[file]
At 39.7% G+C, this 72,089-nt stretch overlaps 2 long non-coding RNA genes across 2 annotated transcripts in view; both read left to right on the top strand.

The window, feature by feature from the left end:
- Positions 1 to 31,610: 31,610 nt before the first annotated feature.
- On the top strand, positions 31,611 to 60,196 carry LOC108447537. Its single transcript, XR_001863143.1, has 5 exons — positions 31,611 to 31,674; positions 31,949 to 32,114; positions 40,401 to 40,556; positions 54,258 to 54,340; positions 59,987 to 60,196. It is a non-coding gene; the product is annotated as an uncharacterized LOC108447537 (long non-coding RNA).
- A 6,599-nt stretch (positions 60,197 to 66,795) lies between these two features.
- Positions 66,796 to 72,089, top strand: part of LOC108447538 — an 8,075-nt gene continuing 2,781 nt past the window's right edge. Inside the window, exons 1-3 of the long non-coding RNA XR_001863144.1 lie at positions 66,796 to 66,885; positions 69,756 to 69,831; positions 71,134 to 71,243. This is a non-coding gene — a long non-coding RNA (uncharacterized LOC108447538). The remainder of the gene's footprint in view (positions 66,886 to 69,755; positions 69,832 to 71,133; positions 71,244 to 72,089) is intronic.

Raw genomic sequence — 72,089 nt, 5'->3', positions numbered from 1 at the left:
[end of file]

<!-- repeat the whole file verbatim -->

At 39.7% G+C, this 72,089-nt stretch overlaps 2 long non-coding RNA genes across 2 annotated transcripts in view; both read left to right on the top strand.

The window, feature by feature from the left end:
- Positions 1 to 31,610: 31,610 nt before the first annotated feature.
- On the top strand, positions 31,611 to 60,196 carry LOC108447537. Its single transcript, XR_001863143.1, has 5 exons — positions 31,611 to 31,674; positions 31,949 to 32,114; positions 40,401 to 40,556; positions 54,258 to 54,340; positions 59,987 to 60,196. It is a non-coding gene; the product is annotated as an uncharacterized LOC108447537 (long non-coding RNA).
- A 6,599-nt stretch (positions 60,197 to 66,795) lies between these two features.
- Positions 66,796 to 72,089, top strand: part of LOC108447538 — an 8,075-nt gene continuing 2,781 nt past the window's right edge. Inside the window, exons 1-3 of the long non-coding RNA XR_001863144.1 lie at positions 66,796 to 66,885; positions 69,756 to 69,831; positions 71,134 to 71,243. This is a non-coding gene — a long non-coding RNA (uncharacterized LOC108447538). The remainder of the gene's footprint in view (positions 66,886 to 69,755; positions 69,832 to 71,133; positions 71,244 to 72,089) is intronic.

Raw genomic sequence — 72,089 nt, 5'->3', positions numbered from 1 at the left: